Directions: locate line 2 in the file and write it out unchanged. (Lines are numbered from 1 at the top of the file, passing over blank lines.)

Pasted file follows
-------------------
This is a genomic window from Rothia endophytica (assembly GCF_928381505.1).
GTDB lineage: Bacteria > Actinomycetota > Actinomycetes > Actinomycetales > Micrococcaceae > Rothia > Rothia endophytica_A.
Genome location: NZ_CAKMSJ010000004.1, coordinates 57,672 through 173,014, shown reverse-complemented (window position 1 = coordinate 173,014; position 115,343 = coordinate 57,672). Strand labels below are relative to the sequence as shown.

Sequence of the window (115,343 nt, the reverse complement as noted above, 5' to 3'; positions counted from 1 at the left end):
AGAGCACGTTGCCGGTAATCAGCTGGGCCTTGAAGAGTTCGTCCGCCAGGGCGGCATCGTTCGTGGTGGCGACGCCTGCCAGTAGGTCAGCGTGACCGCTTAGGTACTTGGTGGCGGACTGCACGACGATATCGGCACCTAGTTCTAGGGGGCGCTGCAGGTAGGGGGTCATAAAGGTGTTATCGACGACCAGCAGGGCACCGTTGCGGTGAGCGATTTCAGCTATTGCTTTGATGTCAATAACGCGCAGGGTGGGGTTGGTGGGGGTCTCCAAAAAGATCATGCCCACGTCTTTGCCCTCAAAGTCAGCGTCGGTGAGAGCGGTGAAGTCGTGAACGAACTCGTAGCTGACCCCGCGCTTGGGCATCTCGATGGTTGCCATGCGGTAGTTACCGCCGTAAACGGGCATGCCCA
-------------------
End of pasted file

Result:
GTDB lineage: Bacteria > Actinomycetota > Actinomycetes > Actinomycetales > Micrococcaceae > Rothia > Rothia endophytica_A.